IPFS is from the crypto people. This is what blockchain advocates put forward as the solution to mass storage for their blockchain dreams.

IPFS is basically BitTorrent with magnet links - hashes to address content, if you want to be sure your obscure content will stay around then you have to seed it, etc. There's some fancier stuff on top, but if you know that's how it works, all else follows.

You can tell how "blockchain" IPFS is from the way that advocates seem chronically unable to tell "could" from "does" - stuff that doesn't exist and/or doesn't work is routinely talked about as if it's here and working in the present. This leads to disappointed posts like the one linked.

IPFS is useful to blockchain projects because of the permanence of content hashes. That doesn’t mean it’s not also useful to many others. QRI is using it as the publishing medium and backing store for all kinds of data sets, for example. No blockchain, just shared storage across interested parties.

You make a really good point about communicating readiness - the author of the post is expecting more from pre-alpha software than it is ready to provide.

IPFS has had public releases since 2015 with rhetoric implying general utility, not to mention $300M in funding. If it’s still “pre-alpha software” that’s not a mere communications problem.

Er, I meant pre-beta not pre-alpha. It's still in development. Sounds like the core API is pretty much settled and not expected to change (much).

Building a platform is not like building an app. And a platform that changes significant parts of internet infrastructure is different from just building any platform. I worked on Firefox for 13 years... the internet is a harsh and fickle thing.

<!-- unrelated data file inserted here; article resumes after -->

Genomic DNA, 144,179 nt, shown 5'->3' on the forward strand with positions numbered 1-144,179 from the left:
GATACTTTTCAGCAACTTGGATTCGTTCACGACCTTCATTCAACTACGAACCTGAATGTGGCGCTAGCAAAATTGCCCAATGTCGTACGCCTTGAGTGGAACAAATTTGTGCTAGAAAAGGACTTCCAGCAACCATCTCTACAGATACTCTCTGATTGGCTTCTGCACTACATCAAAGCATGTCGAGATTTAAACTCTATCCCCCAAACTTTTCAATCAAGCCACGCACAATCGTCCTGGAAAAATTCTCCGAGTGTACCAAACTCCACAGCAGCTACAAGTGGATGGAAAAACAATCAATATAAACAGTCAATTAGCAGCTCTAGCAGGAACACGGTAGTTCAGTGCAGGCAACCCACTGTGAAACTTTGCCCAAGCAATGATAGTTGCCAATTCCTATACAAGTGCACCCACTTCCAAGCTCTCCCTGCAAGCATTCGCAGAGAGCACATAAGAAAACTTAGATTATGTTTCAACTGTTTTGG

That said, people are using IPFS with millions of users today.

I very much agree about the rhetoric. The homepage is polished, and speaks to a bunch of features that are possible to varying extents in varying environments, but not easy to demonstrate. Bandwidth savings is a good example of this.

> That said, people are using IPFS with millions of users today.

This seems like the thing they should lead with: what are those users doing and why would be a great way to explain the value.

The real threat to free internet is not Azure or AWS but things like AMP. You can still host your website even on a server in your basement.

IPFS is a great idea but it is very hard to implement something like this. It was tried before (hello Wuala) but no success. I am not sure if this idea can be implemented at all.

The middle ground might be to use a local hosting company that has it's own servers and racks. Pay a bit more, but boycott the big clouds for personal websites. You could probably host a few dozen static blogs on a physical machine for say $100/m. If 100 people do that it's affordable.

> You could probably host a few dozen static blogs on a physical machine for say $100/m.

100 bucks!? I host a dozen unique domains with static content (and a few other services) on a 1/1 VPS for 3 euros/month. At Hetzner, not at a hyperscaler.

Yeah I was thinking a whole server not vm.

Even a real-metal physical box can be had for far less than $100. Even excluding the ranges that are out of stock Kimsufi has a number of options that are more than capable of running "dozens of static blogs" with ease for <$20/month (the €8/month Atom based machine would do the job, as would the currently-out-of-stock €4/month ones).